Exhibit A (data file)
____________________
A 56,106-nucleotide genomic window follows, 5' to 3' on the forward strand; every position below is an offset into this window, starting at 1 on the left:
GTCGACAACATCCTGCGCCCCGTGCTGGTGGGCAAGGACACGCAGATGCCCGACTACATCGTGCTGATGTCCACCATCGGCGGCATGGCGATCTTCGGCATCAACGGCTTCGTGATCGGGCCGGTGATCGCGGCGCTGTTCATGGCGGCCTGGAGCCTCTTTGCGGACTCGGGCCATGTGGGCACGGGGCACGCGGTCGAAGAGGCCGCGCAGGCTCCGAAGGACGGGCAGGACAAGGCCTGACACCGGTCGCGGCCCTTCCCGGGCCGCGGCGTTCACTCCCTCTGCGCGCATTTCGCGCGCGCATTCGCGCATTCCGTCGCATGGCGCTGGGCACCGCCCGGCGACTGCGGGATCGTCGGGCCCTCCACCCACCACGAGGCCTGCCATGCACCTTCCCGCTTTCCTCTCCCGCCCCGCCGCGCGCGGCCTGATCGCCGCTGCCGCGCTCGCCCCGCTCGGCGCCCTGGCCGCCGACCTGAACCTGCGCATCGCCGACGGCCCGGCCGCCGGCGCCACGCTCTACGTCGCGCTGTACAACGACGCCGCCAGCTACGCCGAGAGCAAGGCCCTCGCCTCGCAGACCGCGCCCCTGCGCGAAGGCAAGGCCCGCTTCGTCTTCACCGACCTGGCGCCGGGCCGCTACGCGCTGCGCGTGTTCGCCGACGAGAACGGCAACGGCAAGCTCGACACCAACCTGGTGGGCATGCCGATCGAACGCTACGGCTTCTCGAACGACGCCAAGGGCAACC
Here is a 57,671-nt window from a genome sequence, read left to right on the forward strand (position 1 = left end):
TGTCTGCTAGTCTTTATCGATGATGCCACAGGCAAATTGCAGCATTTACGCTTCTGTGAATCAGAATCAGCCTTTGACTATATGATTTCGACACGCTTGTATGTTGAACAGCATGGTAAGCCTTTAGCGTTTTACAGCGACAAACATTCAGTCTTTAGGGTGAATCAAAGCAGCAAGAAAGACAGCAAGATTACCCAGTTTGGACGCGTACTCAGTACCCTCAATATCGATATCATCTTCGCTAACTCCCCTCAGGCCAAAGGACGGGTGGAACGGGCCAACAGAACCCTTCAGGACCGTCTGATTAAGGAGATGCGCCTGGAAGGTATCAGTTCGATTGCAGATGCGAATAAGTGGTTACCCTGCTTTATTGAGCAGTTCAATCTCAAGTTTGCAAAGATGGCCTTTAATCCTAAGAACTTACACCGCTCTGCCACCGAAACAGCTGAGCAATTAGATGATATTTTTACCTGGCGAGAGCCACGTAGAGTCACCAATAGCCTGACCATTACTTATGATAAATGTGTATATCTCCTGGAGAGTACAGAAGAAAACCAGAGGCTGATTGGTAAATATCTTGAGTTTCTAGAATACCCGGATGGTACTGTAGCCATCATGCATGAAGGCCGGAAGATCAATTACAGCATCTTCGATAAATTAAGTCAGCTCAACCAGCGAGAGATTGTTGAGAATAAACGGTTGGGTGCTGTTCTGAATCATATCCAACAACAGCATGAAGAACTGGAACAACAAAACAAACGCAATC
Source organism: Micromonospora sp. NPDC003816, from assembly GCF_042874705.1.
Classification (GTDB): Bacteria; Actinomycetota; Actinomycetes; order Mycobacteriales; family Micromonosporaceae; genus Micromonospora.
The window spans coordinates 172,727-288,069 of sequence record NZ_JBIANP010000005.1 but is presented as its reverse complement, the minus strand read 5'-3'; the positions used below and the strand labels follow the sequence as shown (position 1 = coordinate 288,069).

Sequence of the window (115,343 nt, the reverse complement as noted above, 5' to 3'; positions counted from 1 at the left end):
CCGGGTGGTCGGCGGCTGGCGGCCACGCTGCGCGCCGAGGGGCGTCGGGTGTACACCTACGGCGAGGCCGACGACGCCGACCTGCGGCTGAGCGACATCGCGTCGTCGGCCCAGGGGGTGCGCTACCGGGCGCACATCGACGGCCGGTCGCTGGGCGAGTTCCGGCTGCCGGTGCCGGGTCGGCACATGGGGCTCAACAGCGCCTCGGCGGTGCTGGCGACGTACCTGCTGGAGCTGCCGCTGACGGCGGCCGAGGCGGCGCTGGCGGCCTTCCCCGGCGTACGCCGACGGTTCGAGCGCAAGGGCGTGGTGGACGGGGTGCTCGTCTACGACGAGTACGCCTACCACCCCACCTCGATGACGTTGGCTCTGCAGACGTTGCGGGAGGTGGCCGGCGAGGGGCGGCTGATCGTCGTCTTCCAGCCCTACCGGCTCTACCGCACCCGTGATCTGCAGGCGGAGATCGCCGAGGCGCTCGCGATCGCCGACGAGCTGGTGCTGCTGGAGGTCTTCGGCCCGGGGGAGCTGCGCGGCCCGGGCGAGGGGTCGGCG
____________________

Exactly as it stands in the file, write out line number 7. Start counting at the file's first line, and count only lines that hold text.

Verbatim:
The window spans coordinates 172,727-288,069 of sequence record NZ_JBIANP010000005.1 but is presented as its reverse complement, the minus strand read 5'-3'; the positions used below and the strand labels follow the sequence as shown (position 1 = coordinate 288,069).